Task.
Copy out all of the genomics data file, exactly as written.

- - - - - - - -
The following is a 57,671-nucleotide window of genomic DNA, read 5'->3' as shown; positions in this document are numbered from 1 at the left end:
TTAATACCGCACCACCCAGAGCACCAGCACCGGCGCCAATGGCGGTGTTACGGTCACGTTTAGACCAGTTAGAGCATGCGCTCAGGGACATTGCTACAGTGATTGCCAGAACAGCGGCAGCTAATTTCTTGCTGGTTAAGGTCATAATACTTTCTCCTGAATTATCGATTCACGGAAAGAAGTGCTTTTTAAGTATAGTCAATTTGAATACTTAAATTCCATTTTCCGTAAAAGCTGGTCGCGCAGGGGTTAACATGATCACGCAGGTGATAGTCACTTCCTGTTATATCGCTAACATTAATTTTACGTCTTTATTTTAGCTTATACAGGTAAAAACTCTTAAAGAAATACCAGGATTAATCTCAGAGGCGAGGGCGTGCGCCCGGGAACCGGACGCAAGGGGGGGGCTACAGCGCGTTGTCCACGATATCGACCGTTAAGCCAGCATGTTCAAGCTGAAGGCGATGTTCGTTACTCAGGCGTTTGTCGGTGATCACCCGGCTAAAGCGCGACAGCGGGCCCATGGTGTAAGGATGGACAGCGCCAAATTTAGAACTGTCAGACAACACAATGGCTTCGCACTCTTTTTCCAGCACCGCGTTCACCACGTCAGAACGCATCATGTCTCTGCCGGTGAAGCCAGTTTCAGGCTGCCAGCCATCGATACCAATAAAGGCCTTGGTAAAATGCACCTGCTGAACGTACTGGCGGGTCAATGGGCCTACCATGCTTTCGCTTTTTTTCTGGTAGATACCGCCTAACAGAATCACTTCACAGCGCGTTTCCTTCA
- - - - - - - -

The following is a 57,671-nucleotide window of genomic DNA, read 5'->3' as shown; positions in this document are numbered from 1 at the left end:
TTAATACCGCACCACCCAGAGCACCAGCACCGGCGCCAATGGCGGTGTTACGGTCACGTTTAGACCAGTTAGAGCATGCGCTCAGGGACATTGCTACAGTGATTGCCAGAACAGCGGCAGCTAATTTCTTGCTGGTTAAGGTCATAATACTTTCTCCTGAATTATCGATTCACGGAAAGAAGTGCTTTTTAAGTATAGTCAATTTGAATACTTAAATTCCATTTTCCGTAAAAGCTGGTCGCGCAGGGGTTAACATGATCACGCAGGTGATAGTCACTTCCTGTTATATCGCTAACATTAATTTTACGTCTTTATTTTAGCTTATACAGGTAAAAACTCTTAAAGAAATACCAGGATTAATCTCAGAGGCGAGGGCGTGCGCCCGGGAACCGGACGCAAGGGGGGGGCTACAGCGCGTTGTCCACGATATCGACCGTTAAGCCAGCATGTTCAAGCTGAAGGCGATGTTCGTTACTCAGGCGTTTGTCGGTGATCACCCGGCTAAAGCGCGACAGCGGGCCCATGGTGTAAGGATGGACAGCGCCAAATTTAGAACTGTCAGACAACACAATGGCTTCGCACTCTTTTTCCAGCACCGCGTTCACCACGTCAGAACGCATCATGTCTCTGCCGGTGAAGCCAGTTTCAGGCTGCCAGCCATCGATACCAATAAAGGCCTTGGTAAAATGCACCTGCTGAACGTACTGGCGGGTCAATGGGCCTACCATGCTTTCGCTTTTTTTCTGGTAGATACCGCCTAACAGAATCACTTCACAGCGCGTTTCCTTCA